Managing Anxiety and Building Resilience in Kids: How Nutrition Can Help

Managing Anxiety and Building Resilience in Kids How Nutrition Can Help

Anxiety used to be seen just as an innate condition of an emotionally fragile child or something triggered by significant life events. But medical science now understands more about the array of underlying physical and chemical imbalances that can trigger excess worry, anxiety and overwhelm.

This post will help you arm yourself with information about some of the life changing links between common nutrient shortfalls and metabolic imbalances, to help your child live a happier, healthier, calmer life whilst also building resilience in the longer term.

Picky Eaters?

If you have a child who is sad, angry or anxious then he or she may also be a picky eater too. If so, this could be a sign of where to focus. It has been well documented that there is a significant relationship between unhealthy dietary patterns and poorer mental health in children and adolescents. So, especially if changes in eating patterns started in the months running up to the mood changes or they have always struggled with eating a healthy diet, then this may well be part of the overall picture.

Sometimes even children with great diets face periods of difficulties with their mental health. This can still sometimes be due to nutritional shortfalls because of specific metabolic needs or due to a compromised ability to digest and extract the optimum nutrition from the food they eat.

For a child (or anyone) to cope with stressful and anxious situations, they need the right store of nutrients to produce the correct balance of neurotransmitters to keep them happy and calm. Ongoing worry and anxiety can in themselves deplete nutritional reserves further, so this is why the right diet and/or food supplement support is crucial.

A Happy Gut A Happy Mind

The scientific and medical communities now understand the importance of our individual gut microbiome and how it can directly change brain activity and behaviour via the microbiota-gut-brain axis (which includes the immune, neuroendocrine, and neural pathways). In turn, this relationship directly influences stress-related and psychiatric issues including anxiety, depression, and OCD.

A very important first step to help your child can be the supplementation of probiotics, particularly if your child has had several courses of antibiotics (recently or in the past), or tummy issues such as gas, constipation, bloating etc.

A healthy, balanced diet full of real food, (fresh natural ingredients), meat and fish, fresh veggies and fruit, healthy fat and minimal refined sugar and processed food will all support a healthy gut.

Does Your Child Have Enough Magnesium?

For centuries, magnesium has been used as a relief for many ailments including mood swings, insecurities, and headaches. Magnesium is crucial for the functioning of the central nervous system and optimisation of your mitochondria (the powerhouse of every cell in our body) and thus essential in the prevention of cell health.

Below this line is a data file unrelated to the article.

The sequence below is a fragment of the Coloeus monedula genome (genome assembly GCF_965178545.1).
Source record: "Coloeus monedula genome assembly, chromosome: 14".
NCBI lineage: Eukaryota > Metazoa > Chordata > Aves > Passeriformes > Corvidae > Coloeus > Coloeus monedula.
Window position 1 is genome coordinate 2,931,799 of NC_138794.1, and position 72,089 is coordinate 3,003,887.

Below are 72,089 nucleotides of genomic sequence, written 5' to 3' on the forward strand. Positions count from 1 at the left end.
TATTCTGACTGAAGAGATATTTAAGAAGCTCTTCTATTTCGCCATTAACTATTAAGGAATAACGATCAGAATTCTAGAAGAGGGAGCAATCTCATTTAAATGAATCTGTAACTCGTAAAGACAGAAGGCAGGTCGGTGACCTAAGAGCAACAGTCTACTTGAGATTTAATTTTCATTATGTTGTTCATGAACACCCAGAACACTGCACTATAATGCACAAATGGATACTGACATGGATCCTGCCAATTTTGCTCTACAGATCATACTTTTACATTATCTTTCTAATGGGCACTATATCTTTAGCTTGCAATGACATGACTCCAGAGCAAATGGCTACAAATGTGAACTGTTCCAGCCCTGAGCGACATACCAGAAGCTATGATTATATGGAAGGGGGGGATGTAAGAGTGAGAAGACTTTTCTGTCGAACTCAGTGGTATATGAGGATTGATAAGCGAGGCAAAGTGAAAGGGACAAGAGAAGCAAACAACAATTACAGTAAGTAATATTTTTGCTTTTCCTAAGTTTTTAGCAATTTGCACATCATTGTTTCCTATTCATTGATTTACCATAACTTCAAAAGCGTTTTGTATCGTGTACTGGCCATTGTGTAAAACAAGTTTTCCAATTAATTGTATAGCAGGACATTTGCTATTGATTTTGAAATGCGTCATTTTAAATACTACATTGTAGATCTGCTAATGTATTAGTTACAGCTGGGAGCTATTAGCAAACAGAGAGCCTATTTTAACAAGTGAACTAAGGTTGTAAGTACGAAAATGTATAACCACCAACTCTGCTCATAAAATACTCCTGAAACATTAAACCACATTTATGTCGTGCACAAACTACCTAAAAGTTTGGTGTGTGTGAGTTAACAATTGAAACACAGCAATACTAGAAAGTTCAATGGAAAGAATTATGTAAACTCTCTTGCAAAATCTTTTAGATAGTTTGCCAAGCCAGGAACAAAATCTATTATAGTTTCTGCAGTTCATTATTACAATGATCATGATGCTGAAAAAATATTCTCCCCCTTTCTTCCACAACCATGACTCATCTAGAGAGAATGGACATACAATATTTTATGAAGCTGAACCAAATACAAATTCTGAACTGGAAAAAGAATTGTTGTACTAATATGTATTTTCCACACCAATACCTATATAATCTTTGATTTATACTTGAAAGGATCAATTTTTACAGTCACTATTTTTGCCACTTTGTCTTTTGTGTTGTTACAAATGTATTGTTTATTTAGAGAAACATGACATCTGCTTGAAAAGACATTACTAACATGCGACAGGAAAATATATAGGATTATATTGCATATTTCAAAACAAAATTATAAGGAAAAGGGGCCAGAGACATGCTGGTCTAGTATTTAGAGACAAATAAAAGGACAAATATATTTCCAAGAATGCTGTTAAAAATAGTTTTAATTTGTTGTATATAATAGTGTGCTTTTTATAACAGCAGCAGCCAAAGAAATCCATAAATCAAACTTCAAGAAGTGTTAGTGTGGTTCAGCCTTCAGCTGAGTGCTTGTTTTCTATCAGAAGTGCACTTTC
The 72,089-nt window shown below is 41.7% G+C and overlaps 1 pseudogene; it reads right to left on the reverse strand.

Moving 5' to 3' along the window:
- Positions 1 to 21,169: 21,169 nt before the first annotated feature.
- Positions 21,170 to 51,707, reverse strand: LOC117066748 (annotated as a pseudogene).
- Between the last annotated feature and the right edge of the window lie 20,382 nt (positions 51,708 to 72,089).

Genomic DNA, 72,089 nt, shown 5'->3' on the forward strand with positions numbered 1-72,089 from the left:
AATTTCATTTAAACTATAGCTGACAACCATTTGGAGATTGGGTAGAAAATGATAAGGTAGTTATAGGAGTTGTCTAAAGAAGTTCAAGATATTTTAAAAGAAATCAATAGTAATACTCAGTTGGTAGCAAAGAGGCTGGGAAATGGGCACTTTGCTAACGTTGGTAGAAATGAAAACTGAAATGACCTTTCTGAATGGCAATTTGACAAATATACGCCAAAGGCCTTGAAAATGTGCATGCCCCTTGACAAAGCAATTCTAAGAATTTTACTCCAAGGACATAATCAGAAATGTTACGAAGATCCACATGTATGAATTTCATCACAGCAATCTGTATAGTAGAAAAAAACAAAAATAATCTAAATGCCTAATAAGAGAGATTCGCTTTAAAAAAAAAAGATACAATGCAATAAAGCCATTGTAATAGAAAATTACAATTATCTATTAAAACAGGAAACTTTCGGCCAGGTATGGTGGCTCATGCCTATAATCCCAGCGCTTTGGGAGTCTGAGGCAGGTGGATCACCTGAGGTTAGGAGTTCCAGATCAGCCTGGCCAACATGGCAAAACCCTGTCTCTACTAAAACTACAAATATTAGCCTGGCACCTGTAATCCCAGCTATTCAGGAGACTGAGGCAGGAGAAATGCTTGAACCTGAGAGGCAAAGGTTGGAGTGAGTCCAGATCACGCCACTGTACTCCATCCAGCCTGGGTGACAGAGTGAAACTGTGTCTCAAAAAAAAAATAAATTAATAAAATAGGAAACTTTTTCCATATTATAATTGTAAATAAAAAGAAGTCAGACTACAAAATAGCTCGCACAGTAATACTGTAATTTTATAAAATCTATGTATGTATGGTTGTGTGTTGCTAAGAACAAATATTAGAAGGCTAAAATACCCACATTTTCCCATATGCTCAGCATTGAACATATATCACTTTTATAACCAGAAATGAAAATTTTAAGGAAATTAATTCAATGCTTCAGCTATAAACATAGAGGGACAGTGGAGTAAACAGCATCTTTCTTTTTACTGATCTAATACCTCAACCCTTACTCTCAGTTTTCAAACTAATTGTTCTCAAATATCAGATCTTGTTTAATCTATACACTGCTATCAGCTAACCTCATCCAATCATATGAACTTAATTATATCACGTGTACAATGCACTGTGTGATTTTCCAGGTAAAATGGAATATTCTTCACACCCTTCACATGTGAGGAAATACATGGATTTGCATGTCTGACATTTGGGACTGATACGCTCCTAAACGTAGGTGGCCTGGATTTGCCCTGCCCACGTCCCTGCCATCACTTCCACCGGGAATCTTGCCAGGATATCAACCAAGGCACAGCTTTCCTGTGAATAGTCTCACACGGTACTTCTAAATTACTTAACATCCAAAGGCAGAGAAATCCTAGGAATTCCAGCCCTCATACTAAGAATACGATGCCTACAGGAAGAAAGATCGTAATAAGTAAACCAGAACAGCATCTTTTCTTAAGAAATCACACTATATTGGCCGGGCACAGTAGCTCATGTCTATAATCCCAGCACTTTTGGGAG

During periods of stress, magnesium is quickly used up by the body, which in turn can create more anxiety, which then has the knock-on effect of again depleting the levels of magnesium through stress.

Historically we all ate a diet that included higher levels of natural magnesium; but modern food production techniques have dramatically reduced the amount of magnesium found in many food, increasing the need for supplementation and possibly increasing anxiety and mental health issues.

A fun and simple way to increase your child’s magnesium levels are adding Epsom salts to the evening bath. Natural food sources of magnesium include nuts, seeds, oily fish, dark leafy greens, bananas, strawberries, buckwheat, cocoa, molasses and natural yoghurt. Magnesium supplements might also be a good option to ensure your child’s stored levels remain consistent, especially if they have a narrow range of foods that they will eat.

High Cortisol

If the body perceives a threat or stressful situation it goes into “fight or flight” mode, and this can create physical sensations, such as, dizziness, a rapid heartbeat, difficulty breathing, sweatiness or shaky hands and feet. These are caused by a rush of adrenaline and other stress hormones that prepare the body to make a quick getaway or “flight” from danger.

Cortisol is one of the chemicals produced by our adrenal glands, instantly giving the body the energy to cope with stress or danger. However, if these cortisol levels stay high for a sustained period, i.e. we are constantly in a state of stress, it can lead to various health concerns and in little people and teenagers alike, these can include mental illness, weakened immune system, weight gain, poor sleep, and a restricted production of serotonin (our happy hormone). Often leading to a sense of overwhelm, anxiety, low energy and depression. These symptoms can also create cravings for foods high in sugar and carbs which sadly exacerbate the situation.